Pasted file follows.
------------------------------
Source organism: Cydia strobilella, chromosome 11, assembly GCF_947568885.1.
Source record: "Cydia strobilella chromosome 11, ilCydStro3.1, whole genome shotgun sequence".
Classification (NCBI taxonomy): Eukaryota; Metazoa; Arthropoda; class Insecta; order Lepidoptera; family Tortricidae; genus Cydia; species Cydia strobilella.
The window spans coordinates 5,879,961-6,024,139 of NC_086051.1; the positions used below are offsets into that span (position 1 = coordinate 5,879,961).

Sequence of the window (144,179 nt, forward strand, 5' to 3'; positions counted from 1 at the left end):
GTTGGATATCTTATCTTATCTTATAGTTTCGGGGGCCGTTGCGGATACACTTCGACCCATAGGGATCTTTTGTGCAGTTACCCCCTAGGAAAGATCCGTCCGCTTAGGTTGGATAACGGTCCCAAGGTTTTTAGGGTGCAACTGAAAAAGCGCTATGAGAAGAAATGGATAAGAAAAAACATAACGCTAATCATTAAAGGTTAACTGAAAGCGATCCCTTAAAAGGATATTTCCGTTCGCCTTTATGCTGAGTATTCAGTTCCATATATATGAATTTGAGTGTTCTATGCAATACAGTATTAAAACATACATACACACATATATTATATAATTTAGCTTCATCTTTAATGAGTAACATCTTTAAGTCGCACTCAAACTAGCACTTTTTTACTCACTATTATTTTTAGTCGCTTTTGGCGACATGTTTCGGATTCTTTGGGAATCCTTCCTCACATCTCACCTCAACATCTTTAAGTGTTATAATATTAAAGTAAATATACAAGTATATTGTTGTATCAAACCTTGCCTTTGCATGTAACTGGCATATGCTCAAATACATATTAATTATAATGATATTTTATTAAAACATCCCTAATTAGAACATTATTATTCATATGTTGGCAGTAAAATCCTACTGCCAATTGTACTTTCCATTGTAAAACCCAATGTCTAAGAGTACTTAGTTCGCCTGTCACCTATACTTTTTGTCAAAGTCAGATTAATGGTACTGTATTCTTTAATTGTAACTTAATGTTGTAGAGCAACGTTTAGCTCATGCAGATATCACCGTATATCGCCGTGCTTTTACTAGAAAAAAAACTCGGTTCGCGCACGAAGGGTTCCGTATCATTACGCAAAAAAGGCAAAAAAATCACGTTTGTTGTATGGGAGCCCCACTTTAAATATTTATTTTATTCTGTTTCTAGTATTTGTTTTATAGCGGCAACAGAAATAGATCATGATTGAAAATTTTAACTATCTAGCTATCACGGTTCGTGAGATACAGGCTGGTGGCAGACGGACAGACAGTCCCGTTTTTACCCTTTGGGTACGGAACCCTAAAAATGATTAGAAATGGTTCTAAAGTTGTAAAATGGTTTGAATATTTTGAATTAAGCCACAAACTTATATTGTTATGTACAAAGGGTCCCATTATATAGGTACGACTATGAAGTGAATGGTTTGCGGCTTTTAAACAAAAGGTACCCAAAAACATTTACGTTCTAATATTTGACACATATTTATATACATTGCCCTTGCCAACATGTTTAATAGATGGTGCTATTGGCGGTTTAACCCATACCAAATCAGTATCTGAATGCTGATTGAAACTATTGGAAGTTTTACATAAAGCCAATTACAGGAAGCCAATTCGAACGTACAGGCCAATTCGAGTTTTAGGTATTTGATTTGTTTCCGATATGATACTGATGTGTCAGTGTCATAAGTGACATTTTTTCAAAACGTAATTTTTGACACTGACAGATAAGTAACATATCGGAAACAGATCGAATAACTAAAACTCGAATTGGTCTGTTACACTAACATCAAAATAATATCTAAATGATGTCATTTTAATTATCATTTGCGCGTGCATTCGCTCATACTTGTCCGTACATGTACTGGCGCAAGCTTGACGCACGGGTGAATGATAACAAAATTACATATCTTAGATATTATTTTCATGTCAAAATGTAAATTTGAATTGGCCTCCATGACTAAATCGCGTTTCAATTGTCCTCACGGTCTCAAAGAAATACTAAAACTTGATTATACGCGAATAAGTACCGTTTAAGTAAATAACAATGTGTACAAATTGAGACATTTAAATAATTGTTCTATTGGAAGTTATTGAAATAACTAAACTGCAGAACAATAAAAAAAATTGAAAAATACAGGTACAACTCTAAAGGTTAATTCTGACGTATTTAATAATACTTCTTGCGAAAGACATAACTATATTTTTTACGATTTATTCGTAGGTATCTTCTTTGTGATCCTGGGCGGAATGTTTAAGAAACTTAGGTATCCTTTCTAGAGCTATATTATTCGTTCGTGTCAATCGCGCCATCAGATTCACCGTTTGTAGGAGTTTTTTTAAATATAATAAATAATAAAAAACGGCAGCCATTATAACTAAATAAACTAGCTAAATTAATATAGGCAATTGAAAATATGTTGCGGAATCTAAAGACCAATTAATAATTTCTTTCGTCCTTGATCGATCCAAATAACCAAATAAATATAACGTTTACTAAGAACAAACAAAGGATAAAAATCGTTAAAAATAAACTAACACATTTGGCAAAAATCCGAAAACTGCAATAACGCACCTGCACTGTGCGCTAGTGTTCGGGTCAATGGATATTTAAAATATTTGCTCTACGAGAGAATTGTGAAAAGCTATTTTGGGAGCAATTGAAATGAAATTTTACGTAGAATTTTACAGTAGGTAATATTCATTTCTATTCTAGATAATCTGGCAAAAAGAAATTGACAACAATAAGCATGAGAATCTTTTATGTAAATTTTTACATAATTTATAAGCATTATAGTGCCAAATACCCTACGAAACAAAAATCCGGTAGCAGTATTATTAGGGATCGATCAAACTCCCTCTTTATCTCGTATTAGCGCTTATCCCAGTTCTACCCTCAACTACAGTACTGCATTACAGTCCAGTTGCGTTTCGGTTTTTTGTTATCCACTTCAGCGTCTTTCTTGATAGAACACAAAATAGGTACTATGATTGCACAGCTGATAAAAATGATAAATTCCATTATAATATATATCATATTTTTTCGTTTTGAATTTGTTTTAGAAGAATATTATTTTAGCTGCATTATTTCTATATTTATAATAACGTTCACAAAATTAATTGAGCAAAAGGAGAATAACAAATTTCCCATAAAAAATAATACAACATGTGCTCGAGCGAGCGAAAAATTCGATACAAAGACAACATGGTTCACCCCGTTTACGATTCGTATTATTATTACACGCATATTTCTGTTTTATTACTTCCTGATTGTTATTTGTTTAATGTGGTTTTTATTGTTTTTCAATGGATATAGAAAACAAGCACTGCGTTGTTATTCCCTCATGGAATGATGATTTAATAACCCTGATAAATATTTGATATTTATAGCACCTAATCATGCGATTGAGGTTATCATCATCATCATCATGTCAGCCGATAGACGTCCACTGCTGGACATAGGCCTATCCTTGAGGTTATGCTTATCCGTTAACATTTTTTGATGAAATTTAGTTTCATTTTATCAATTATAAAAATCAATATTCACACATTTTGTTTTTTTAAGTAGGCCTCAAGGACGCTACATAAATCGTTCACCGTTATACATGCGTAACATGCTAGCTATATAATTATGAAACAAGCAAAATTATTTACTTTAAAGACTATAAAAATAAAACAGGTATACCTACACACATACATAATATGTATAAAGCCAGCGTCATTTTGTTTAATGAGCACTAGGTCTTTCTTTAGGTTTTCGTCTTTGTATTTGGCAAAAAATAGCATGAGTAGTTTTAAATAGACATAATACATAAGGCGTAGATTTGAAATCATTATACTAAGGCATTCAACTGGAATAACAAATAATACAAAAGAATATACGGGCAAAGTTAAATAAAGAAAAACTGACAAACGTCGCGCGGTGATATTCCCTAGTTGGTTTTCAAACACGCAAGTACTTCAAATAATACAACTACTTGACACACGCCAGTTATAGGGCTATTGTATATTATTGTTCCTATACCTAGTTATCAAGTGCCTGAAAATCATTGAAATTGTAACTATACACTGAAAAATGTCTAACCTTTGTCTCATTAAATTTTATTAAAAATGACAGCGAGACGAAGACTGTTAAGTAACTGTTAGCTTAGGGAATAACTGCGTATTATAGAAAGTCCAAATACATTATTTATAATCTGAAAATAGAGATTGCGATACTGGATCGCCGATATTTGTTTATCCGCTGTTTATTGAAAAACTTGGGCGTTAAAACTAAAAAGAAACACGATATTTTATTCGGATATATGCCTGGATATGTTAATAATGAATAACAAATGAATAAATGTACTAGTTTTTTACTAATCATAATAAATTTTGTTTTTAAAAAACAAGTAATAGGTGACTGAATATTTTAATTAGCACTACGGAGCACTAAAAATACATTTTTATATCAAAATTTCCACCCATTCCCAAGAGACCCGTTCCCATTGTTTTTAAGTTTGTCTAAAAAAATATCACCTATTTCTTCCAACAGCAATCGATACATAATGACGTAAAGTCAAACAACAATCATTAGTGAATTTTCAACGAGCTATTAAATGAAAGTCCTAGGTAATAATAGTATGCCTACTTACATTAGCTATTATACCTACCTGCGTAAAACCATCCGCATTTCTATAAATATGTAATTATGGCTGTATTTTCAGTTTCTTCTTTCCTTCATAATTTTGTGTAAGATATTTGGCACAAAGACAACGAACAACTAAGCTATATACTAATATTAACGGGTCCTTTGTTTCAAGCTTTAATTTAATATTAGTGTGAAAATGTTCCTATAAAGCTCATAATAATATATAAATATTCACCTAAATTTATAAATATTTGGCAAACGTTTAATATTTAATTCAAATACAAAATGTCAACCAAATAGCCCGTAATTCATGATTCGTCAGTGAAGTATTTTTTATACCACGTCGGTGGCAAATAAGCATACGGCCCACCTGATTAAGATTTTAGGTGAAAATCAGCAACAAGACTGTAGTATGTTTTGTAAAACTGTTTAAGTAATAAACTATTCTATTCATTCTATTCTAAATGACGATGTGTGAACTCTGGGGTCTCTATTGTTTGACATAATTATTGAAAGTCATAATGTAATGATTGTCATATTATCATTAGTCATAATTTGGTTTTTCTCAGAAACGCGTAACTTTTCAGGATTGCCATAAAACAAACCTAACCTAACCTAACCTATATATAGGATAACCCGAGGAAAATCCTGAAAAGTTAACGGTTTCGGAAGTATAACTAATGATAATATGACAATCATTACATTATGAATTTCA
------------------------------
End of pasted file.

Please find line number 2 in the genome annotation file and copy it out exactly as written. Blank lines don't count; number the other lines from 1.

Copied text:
Source record: "Cydia strobilella chromosome 11, ilCydStro3.1, whole genome shotgun sequence".